The great poet Kalidasa described the divinity of oneness of Parvati-Shiva in his outstanding excellent and distinguished work “Raghu Vamsam” in a wonderful way.
Let us prostrate to Parvati -Parmeshvara who are verily the mother and father of the world and who are completely unified like a word and its meaning for granting the creative capability and dexterity to words and meanings.
Parvati-Shiva are divine soul mates because of their supreme divinity, perfect oneness, Tapasya, love, divine marriage, being exemplary pair, ideal family, being shakti and Chaitanya, mutual learning and teaching, purna advaita, auspiciousness, friendship, acceptance, mutual empowerment, yogic oneness of body, mind, intellect and spirit, being unified at unconscious, sub-conscious, conscious and super-conscious levels; for their ultimate sacrifice for the welfare of the entire universe, their mission of eliminating wickedness and protecting goodness and personifications of purity (Shivam) and beauty (Sundaram) and for being verily the super consciousness (Chit).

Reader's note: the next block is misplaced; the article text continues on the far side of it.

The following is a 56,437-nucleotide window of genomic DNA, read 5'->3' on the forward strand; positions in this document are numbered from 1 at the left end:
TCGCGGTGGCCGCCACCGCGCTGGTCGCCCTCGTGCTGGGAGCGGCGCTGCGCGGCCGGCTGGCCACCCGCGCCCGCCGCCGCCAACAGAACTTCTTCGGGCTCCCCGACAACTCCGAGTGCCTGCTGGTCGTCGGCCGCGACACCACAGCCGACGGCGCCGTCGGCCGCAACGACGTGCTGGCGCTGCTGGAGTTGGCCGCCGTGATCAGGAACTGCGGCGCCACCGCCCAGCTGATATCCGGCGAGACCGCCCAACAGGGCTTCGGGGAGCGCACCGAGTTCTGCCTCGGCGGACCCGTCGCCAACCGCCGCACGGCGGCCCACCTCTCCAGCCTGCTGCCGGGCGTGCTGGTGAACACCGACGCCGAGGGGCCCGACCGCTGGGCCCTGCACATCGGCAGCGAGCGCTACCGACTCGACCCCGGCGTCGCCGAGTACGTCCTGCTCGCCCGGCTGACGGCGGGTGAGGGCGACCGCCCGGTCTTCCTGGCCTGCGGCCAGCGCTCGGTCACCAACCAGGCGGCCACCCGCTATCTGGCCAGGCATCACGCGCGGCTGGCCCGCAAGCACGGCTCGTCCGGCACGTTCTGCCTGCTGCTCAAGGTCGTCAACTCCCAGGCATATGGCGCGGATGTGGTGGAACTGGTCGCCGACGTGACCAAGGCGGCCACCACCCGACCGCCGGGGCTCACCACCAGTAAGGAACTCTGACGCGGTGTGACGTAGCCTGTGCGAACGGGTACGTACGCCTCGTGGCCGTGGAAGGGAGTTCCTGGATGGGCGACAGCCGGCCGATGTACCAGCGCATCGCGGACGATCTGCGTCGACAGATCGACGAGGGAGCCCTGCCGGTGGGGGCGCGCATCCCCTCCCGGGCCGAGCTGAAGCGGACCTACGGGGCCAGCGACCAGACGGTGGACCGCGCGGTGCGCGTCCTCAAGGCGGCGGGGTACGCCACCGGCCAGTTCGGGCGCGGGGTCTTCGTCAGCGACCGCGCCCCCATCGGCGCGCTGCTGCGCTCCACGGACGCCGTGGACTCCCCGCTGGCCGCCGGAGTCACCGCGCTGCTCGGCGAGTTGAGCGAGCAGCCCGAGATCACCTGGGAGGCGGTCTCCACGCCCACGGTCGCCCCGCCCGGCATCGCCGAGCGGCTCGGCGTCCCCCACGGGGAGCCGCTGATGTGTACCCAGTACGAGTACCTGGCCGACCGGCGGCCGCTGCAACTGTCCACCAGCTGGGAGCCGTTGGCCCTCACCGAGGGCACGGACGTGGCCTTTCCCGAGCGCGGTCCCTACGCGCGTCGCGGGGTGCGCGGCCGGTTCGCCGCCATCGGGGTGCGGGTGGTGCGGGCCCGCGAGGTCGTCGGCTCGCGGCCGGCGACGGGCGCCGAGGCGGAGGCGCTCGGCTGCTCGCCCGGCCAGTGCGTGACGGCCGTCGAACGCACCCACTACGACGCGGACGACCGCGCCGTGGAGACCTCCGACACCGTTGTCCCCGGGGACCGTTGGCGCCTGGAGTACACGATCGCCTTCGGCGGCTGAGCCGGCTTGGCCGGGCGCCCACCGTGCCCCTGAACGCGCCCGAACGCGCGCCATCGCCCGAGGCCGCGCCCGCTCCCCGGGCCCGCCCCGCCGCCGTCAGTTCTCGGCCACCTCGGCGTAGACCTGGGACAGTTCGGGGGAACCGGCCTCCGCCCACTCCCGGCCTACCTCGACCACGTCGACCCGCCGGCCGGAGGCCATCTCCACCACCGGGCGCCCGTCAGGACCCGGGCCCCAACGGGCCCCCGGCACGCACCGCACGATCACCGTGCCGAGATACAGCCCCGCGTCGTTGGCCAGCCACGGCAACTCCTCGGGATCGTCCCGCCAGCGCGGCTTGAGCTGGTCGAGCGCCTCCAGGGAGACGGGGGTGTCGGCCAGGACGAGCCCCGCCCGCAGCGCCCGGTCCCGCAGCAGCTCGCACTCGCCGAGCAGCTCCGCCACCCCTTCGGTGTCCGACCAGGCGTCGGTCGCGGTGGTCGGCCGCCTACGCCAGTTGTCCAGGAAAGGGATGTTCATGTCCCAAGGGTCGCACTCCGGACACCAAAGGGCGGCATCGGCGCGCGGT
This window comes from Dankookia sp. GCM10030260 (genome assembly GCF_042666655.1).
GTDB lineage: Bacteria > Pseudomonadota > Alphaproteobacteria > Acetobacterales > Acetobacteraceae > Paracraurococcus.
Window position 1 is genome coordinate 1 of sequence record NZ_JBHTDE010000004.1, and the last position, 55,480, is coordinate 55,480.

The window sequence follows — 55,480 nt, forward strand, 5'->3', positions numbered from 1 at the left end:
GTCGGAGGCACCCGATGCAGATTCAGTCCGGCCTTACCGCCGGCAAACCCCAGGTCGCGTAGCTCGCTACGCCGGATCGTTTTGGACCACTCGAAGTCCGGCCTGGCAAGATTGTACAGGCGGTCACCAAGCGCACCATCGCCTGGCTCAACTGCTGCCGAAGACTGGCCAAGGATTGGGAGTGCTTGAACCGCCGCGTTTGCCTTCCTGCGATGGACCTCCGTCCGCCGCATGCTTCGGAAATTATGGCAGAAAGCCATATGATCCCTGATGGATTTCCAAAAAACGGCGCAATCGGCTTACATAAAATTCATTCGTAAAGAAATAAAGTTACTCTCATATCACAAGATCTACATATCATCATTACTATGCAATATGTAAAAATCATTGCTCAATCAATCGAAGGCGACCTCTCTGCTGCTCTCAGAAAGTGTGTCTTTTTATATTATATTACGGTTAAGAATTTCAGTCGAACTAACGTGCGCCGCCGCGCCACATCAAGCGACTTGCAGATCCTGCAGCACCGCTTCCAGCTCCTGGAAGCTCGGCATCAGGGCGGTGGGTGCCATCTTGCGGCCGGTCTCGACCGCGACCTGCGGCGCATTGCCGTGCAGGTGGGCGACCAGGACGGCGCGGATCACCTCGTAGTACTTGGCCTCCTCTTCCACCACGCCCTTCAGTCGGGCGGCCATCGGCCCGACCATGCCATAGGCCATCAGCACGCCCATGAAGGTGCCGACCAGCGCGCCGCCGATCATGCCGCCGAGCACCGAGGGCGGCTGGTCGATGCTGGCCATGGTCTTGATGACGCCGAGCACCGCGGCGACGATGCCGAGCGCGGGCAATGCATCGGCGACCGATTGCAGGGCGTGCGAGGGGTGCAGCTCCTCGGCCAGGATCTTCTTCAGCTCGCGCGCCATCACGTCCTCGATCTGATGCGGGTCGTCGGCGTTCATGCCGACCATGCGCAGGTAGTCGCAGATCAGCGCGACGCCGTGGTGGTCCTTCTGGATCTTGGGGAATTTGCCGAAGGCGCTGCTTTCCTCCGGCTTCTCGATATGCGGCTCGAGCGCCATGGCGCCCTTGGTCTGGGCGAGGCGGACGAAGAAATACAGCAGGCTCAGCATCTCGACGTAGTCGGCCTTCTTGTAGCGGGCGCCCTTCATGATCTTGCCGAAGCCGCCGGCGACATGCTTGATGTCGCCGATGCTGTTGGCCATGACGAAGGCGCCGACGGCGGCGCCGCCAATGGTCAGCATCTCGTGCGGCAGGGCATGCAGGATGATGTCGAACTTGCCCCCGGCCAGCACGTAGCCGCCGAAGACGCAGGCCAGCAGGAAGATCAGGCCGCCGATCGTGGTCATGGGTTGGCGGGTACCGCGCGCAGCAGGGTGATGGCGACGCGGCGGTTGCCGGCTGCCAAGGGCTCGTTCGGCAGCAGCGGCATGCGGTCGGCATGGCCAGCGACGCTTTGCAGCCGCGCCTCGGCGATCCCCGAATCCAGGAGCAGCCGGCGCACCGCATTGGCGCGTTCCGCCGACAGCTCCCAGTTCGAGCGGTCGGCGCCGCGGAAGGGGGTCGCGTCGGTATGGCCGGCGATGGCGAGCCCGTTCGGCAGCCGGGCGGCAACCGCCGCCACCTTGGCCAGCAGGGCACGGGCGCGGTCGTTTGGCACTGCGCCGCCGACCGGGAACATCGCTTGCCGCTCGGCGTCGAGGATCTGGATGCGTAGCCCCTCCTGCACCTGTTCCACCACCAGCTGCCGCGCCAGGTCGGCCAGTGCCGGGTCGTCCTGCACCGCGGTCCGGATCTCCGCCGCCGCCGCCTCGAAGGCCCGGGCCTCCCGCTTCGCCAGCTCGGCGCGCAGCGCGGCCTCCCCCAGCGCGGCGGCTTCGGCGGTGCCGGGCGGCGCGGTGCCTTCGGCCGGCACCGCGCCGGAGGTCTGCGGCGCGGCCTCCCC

As such the shape of Shiva in temples is an aroopa roopi – something that doesn’t have a shape, which is the Shivalingam. The 3 eyes of Shiva represent love, justice and knowledge.
The Vision Of Shiva By Swami Tejomayananda:
Every god and goddess in Hinduism can be understood from at least four standpoints: the absolute, the cosmic the ‘departmental’, and the incarnate that appears on earth to re-establish dharma.
From the highest standpoint, Shiva is the formless absolute Reality —the nature of pure Consciousness. From the cosmic stance, Shiva represents the Lord of the Universe as Creator, Sustainer and Destroyer. From the departmental standpoint, he is worshipped as the deity in charge of the power of destruction.
In his fourth aspect, Shiva is said to have appeared in numerous incarnations as a guru avatar, an enlightened master who teaches the knowledge of the Self. Adi Shankaracharya and Dakshinamurti are considered to be his avatars.
Pairs of opposites: